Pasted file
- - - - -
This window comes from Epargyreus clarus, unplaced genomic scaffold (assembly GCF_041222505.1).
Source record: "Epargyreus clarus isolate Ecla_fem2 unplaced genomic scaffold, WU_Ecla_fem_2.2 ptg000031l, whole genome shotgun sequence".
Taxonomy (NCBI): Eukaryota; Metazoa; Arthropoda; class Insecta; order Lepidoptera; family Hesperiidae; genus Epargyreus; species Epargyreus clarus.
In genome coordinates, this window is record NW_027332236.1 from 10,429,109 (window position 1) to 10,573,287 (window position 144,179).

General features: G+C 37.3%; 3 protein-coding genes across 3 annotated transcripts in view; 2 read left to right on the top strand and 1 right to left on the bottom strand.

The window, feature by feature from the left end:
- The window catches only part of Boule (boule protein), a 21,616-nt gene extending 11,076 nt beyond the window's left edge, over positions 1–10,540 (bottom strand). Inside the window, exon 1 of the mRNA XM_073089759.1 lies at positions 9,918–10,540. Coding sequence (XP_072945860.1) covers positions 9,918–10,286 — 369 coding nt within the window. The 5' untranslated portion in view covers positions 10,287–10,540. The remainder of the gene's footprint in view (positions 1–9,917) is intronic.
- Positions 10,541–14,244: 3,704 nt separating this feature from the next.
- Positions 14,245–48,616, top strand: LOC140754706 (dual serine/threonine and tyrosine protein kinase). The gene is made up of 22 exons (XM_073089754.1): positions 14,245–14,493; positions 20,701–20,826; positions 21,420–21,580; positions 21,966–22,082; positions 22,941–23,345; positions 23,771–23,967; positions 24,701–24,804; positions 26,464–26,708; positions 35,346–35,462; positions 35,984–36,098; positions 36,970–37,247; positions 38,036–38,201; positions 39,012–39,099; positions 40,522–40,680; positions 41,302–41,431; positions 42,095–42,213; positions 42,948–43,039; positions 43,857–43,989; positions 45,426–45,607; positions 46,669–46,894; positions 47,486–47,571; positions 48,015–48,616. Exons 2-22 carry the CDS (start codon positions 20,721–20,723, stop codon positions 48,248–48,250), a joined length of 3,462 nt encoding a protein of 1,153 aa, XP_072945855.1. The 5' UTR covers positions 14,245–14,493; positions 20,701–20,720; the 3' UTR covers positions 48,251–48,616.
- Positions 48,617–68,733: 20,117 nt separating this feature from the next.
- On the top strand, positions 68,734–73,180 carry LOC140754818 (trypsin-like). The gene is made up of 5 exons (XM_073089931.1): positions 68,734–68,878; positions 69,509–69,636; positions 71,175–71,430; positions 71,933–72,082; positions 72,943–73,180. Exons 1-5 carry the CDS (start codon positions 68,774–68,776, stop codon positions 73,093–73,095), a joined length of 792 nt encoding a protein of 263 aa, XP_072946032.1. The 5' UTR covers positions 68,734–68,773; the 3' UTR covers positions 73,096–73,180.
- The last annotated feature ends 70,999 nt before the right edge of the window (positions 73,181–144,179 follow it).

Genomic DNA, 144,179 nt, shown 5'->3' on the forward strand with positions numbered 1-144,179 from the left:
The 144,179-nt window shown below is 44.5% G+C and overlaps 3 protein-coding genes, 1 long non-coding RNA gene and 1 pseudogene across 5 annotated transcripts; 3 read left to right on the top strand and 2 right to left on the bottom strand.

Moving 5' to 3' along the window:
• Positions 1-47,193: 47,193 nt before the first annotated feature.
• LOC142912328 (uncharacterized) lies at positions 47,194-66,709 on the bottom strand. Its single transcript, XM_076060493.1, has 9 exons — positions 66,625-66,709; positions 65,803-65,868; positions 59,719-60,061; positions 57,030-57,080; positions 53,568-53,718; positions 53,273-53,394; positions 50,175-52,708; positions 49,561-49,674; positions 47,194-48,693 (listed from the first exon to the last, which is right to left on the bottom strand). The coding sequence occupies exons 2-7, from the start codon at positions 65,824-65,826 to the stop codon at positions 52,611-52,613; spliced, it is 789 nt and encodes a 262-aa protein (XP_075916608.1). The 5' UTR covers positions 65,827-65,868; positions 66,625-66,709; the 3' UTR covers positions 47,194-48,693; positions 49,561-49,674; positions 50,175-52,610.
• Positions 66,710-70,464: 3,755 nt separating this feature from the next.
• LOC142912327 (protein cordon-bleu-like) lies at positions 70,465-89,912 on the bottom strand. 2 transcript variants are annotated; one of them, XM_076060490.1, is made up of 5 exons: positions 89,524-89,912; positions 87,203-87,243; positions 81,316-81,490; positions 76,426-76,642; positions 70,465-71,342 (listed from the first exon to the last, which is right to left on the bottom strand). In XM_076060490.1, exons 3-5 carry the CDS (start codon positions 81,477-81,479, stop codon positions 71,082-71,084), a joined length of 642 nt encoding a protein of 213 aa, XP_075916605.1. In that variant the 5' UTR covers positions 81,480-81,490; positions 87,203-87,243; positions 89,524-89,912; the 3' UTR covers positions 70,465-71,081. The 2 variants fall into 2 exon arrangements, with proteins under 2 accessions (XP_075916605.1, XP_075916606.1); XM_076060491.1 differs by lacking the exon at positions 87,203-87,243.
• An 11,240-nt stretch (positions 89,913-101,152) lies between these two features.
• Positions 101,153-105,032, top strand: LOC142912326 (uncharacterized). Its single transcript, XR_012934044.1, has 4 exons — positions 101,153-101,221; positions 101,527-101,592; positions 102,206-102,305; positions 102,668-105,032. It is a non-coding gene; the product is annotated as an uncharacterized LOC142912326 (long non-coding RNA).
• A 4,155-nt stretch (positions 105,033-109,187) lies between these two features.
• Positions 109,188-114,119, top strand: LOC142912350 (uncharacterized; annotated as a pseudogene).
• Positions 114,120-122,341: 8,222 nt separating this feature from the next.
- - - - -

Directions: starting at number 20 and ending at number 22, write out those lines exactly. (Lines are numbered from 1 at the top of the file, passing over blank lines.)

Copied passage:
• An 11,240-nt stretch (positions 89,913-101,152) lies between these two features.
• Positions 101,153-105,032, top strand: LOC142912326 (uncharacterized). Its single transcript, XR_012934044.1, has 4 exons — positions 101,153-101,221; positions 101,527-101,592; positions 102,206-102,305; positions 102,668-105,032. It is a non-coding gene; the product is annotated as an uncharacterized LOC142912326 (long non-coding RNA).
• A 4,155-nt stretch (positions 105,033-109,187) lies between these two features.